With William Shakespeare looking down on the proceedings, Piper's Opera House in Virginia City was again filled with music and revelry Saturday. Across the stage, under the famous playwright's portrait, came a parade of performers.
There was country and ragtime, cowboy poets and even an appearance by John Denver during the fundraising event at the opera house. Seven acts volunteered their services to Piper's to help raise money for restoration and operating expenses.
Executive Director Margo Memmott said the historic house is in need of at least $50,000 to finish the restoration and make necessary repairs. She said the goal is to complete the renovations in the next four years.
"We have dragged our feet in the past but we aren't dragging anymore," Memmott said. "We want to get this done."
Andy Miller, a student from the University of Nevada, Reno, helped organize the event after visiting the opera house. He began by recruiting the Sierra Express Band to play, not a difficult task since he's the guitarist.
"I love history and it's important for me to preserve it," he said "Within the Nevada community there is a lot of respect and love for Virginia City, but it needs a little help sometimes."
Diana and Harold Miller were glad to share some of their cowboy poetry to help Piper's.
"It's a good cause, to help them restore a landmark," Diana Miller said. "We are happy to help."
The Millers also recruited John Denver tribute artist Steve Kern to lend his voice.
"I travel the world talking about mental health and performing John's music. I just happened to be in the area and (Mr. Miller) asked if I would like to sing," Kern said. "I love doing benefit concerts."
The fundraiser also served as a way to premiere a new exhibit on the life of actress Maude Adams, who performed at Piper's beginning at the age of 5.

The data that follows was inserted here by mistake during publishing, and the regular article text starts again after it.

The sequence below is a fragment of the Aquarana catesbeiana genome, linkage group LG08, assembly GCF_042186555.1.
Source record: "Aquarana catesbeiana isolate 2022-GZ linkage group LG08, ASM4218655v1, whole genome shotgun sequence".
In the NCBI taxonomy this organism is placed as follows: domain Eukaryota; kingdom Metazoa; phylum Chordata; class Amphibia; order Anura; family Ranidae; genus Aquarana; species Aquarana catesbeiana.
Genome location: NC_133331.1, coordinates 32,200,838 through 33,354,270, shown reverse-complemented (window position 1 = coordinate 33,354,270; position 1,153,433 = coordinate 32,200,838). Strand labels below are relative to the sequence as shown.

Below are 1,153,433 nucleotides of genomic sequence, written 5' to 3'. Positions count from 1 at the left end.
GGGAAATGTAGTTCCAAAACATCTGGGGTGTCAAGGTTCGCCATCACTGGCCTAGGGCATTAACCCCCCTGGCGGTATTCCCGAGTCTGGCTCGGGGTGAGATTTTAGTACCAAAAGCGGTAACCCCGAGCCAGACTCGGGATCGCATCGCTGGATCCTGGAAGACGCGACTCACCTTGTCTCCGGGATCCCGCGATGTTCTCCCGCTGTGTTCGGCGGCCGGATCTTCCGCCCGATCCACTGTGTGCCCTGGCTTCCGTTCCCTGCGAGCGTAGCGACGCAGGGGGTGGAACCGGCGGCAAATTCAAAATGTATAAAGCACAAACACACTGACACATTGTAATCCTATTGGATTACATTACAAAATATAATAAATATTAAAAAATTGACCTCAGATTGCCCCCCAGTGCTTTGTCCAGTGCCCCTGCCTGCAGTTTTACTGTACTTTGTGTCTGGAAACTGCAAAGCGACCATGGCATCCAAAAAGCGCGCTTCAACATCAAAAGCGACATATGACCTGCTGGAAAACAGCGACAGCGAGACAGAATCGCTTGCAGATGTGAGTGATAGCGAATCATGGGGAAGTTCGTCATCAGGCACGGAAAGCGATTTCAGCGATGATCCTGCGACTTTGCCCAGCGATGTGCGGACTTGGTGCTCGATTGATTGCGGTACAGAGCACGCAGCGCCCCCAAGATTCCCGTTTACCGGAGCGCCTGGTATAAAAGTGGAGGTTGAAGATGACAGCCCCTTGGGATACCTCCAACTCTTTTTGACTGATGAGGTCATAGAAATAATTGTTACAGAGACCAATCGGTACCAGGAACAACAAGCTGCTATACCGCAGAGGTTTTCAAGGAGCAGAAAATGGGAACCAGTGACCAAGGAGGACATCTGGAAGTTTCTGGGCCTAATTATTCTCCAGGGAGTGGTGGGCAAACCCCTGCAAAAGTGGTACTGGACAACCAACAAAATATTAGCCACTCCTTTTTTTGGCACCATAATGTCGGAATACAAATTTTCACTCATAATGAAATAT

Even after she left the stage and ultimately died, Adams' impact on the opera house continued. In the 1970s, an author by the name of Richard Matheson came to the opera house and saw a picture of Adams from her performance in J.M. Barrie's "Peter Pan."
Matheson became enamored with the photo, so much so that he used it as the basis for a book titled "Bid Time Return." The story is about an author who falls in love with a long-dead actress and then travels back through time to be with her. The book later became the film "Somewhere in Time," starring Christopher Reeves and Jane Seymour.
Memmott said that when the lobby is reopened later this month, the photos and related materials about Adams will be put on more permanent display.
"The main purpose of the lobby will be to introduce people to Piper's Opera House. We will have museum space and historic advertising posters," Memmott said.
Even though it will be a challenge to get the historic building restored, Memmott said, it is always worth it.
"Piper's is one of those things that has always been a part of the community. It's the heart of Virginia City and we want to get it beating again," Memmott said.
• Contact reporter Jarid Shipley at email@example.com or 881-1217.